We need to identify those amongst their organisations who made valuable contributions and embrace heroes from across the spectrum not only political parties in opposition to the ANC as the ruling party. But to the broader civil society including worker’s struggle, academics, artists, musicians, church and various religious and traditional leaders and in Non-governmental organisations for celebration.
Programme Director, our message as government today is that we will continue to honour those who sacrificed their lives for this freedom. The statue of Griffiths and Victoria Mxenge have been constructed to preserve and restore our history.
These are heroes and heroines who have been largely neglected by past government who only erected statues of those who violated basic human rights of indigenous people. The apartheid government did not want to honour any of our heroes and heroines as the feared the inspirational value of such statues for the oppressed communities.
Importantly, we are calling upon all professionals in the legal profession to draw strength from the exemplary leadership of Griffiths and Victoria Mxenge. They dedicated their lives using justice to drive socio-political transformation.
The goals of access to justice – social and economic equality have not yet been fully attained. We must join hands and ensure equal access to justice for the poor and ensure that we deliver them from poverty.
Critically, in a democratic polity, the role of this noble profession is very significant. It is the watchdog of democracy and should always be vigilant in the matters concerning rule of law as guaranteed by the Constitution.
Lawyers are described as officers of Court. Their larger duty, however, is towards the society as a whole. Justice Fortas emphasized on this aspect in the following words:
“A Lawyer is not merely a craftsman, or even an artist. He has a special role in our society. He is a professional especially ordained to perform at the crisis time of the life of other people, and almost daily, to make moral judgments of great sensitivity. He is an important hand at the wheels of our economy and of course as the custodian of the flaming world of individual and professional liberty, as well as of the public order”.
The high status and respect that the lawyers generally command in our society burdens them with a corresponding duty that all of their actions or conduct would have the character of nobility imbued with the object of espousing the cause of general public good.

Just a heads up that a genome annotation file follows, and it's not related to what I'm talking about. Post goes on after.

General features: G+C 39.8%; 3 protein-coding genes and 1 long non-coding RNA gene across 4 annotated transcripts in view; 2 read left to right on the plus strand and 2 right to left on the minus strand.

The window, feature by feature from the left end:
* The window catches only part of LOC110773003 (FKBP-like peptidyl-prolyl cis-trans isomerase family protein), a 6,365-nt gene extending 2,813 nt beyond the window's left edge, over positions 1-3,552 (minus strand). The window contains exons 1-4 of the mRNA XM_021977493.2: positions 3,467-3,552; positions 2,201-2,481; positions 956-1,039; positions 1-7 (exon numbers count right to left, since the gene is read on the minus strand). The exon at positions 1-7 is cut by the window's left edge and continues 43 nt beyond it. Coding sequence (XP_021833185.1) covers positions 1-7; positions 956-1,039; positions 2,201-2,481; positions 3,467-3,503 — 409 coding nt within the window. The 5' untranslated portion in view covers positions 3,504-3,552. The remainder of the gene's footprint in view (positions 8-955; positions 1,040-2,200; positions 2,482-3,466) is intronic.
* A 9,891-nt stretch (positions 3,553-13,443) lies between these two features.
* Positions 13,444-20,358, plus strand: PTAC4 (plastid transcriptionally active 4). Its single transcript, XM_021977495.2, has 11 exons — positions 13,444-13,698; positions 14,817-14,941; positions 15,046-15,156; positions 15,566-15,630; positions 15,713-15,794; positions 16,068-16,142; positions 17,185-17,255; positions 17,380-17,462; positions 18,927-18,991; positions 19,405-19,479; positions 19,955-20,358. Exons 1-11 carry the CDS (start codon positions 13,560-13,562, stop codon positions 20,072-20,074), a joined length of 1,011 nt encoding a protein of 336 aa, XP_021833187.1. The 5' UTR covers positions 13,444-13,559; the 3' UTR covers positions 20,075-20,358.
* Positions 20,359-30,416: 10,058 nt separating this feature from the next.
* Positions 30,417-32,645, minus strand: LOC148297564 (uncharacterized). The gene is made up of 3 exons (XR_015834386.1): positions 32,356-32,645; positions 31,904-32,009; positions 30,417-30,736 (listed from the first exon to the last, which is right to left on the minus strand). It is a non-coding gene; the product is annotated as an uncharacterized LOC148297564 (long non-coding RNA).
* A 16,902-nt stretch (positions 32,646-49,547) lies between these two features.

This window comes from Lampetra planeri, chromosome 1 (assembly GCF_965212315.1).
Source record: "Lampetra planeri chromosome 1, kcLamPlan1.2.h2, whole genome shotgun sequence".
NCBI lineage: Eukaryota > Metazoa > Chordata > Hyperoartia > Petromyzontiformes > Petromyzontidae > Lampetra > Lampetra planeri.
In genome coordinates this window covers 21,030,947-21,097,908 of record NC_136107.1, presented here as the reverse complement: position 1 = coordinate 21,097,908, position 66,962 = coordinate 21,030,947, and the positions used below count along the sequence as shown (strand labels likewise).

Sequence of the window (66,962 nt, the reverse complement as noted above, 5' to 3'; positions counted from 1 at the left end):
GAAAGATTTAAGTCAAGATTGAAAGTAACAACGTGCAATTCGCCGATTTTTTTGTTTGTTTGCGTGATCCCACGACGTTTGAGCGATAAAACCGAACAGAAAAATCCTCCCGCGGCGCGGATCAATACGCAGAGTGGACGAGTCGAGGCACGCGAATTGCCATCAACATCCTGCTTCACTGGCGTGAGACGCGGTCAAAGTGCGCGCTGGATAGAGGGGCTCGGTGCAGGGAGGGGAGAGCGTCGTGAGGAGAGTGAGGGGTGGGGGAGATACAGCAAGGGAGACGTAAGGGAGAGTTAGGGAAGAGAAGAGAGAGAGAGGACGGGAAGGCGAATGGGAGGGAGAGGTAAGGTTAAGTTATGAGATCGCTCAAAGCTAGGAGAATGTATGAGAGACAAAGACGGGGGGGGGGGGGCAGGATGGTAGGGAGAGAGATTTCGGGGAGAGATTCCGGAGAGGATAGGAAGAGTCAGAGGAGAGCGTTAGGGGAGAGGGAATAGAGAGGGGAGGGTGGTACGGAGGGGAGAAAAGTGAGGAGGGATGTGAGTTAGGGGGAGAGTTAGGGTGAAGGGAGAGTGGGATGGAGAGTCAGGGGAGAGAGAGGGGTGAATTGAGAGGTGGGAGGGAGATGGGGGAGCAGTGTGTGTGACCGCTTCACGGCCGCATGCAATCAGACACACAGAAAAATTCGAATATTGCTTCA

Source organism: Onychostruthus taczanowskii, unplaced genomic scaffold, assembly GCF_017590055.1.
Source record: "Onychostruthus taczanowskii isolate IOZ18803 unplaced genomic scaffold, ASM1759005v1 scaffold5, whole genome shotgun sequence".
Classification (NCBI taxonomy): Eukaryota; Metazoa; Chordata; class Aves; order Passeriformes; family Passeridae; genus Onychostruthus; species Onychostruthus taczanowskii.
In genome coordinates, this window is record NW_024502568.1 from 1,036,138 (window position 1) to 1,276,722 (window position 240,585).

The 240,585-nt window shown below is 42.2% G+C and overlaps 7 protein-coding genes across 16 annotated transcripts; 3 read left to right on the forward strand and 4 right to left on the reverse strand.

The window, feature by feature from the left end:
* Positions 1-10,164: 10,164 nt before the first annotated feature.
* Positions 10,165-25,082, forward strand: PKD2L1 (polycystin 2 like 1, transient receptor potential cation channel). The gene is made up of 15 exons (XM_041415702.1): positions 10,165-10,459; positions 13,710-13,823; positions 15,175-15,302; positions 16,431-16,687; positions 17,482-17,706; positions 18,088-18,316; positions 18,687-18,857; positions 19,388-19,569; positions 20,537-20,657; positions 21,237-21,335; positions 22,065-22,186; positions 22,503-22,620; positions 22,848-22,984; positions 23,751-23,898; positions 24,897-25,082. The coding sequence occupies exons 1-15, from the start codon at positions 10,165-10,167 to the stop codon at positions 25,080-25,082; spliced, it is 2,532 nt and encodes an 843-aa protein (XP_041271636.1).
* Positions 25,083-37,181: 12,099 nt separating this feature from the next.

The lawyers constitute a noble profession. This naturally gives rise to an expectation that they shall discharge their duties in a manner that is professional, or in other words systematic, methodical, based on objective study and research of law.
Critically, lawyers form an enlightened community. They not only know the law but also have access to it. We believe that ordinary members of society must be educated so that they know the law and that they must have access to justice.
We want to reiterate as government our commitment to working with the legal fraternity to advance human rights. We should not remain silent in the face of a growing trend of the abuse and violation of the human rights of the most vulnerable members of our society, namely women, children, the disabled, and the elderly.
As I conclude my address, I want to pause here and salute Mam Victoria Mxenge. She was fearless woman who dedicated her life towards the fight for this freedom and democracy.
Sadly Mama Mxenge was murdered on the 1st August 1985 which the South African democratic government declared as women’s month. She was sadly killed in front of her children by four men in the driveway of her home here in Umlazi. Working with eThekwini Municipality we will ensure that all processes are finalized to turn this house into a Museum.
It is important to note that after the death of her husband, Victoria Mxenge carried on with the law practice which they had formed. She started a bursary fund in memory of her husband. She became a member of the Release Nelson Mandela Committee (RMC), the National Organisation of Women (NOW) and the Natal Treasurer of the UDF.
As a fitting tribute to Mama Mxenge we will double efforts to ensure that we address challenges faced by women. It is often stated that poverty has a woman face. I am calling upon all women to stand firm, unite and proclaim that as women we refuse to allow freedom to co-exist with poverty.
In my capacity as MEC for Co-operative Governance I will ensure that I promote the participation of women in local government. We must remember that the current leadership in the municipality was elected during women’s month on the 3rd August last year. The participation of women in the build up to local government elections in this region was indeed encouraging.
At all times the leadership of municipalities must remember that they owe their deployment to women. I am saying this because reports in various research organisations indicates that women constituted the majority of voters during local government elections.
As government we will ensure that our women deployees in municipalities undergo rigorous skills development programmes to prepare them to execute their responsibilities across all political party lines.
Comrades may the spirit of Victoria Mxenge inspire all women.
Let us work together to build our nation.
Let us work together to build unity, fight poverty and a better country for ourselves and generations to come.
Let us work together to protect women and children from any form of abuse.
If we do that Mama Victoria Mxenge will rest in peace.
With these words, once again I want to thank the Mxenge for giving us the opportunity to acknowledge the contribution of our struggle stalwarts.
We are indeed grateful as the provincial government that you have made these two events possible.
I thank you